The ban on plastic bags - what it means for you and why it’s a positive opportunity for change.

From the 1stJune this year, Tanzania will join other East African nations and many countries worldwide in banning single use plastic bags; but why? Well that’s easy, pollution. Plastic bags are made from oil, which, when burnt, release carbon dioxide into the atmosphere. When buried, they slowly degrade into microbeads that end up in our water sources and food products. Let’s be clear here, microbeads are not part of a healthy diet! 

So, what do the regulations actually say? It’s quite clear; ‘a total ban on the sale, distribution and use of ALL plastic bags, regardless of thickness.’

There are exceptions to this, that is ‘any of the following materials that are sold in plastic bags: food products, medical services, agricultural and construction materials, sanitary and waste management.’ 

Enforcement of the regulations will be by the police, revenue authority, ports authority and local councils… essentially anyone who is anyone in enforcement. In short, the best approach here, that is if you want to avoid some pretty hefty fines or jail time is to do what needs to be done - stop using any plastic bags.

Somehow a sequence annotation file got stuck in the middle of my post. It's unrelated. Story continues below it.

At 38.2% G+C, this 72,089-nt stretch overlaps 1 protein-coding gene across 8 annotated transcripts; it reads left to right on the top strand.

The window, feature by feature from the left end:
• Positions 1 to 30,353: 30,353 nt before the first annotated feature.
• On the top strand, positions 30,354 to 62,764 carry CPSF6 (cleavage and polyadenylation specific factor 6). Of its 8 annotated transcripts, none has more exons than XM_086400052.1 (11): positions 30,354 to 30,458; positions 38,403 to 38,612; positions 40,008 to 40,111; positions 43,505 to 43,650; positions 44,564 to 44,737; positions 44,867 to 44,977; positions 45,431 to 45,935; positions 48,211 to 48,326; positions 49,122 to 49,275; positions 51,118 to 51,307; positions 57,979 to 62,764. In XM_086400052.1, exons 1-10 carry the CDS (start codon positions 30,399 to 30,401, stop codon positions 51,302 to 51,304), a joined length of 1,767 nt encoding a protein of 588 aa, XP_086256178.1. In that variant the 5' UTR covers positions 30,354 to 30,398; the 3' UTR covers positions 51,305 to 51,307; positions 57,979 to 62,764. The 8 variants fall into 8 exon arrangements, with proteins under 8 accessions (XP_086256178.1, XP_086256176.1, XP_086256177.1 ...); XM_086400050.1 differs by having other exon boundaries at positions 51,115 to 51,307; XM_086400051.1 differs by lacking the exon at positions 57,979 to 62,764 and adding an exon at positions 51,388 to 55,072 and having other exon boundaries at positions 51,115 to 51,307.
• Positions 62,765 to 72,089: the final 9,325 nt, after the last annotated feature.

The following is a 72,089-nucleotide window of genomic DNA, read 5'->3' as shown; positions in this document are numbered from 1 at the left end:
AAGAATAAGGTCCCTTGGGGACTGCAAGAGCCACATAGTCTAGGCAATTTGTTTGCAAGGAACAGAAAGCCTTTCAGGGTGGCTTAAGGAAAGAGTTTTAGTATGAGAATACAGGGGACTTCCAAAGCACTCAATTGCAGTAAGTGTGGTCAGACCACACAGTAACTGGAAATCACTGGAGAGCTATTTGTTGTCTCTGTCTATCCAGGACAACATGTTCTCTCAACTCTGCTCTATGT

If you’re a massive plastic bag user, change is coming. But this change shouldn’t be seen as a negative, it’s actually an alternative for many Tanzanians to create an economy making bags out on less polluting materials. You can support your local women’s groups by buying a kikapu and take your own bags to the shops. But remember, if you are caught with a plastic bag, it’s you that gets the fine.

For now, single use plastic bottles will remain, but based on what’s happening in the rest of the world, they too will soon be banned. 

- Marc Baker (Carbon Tanzania)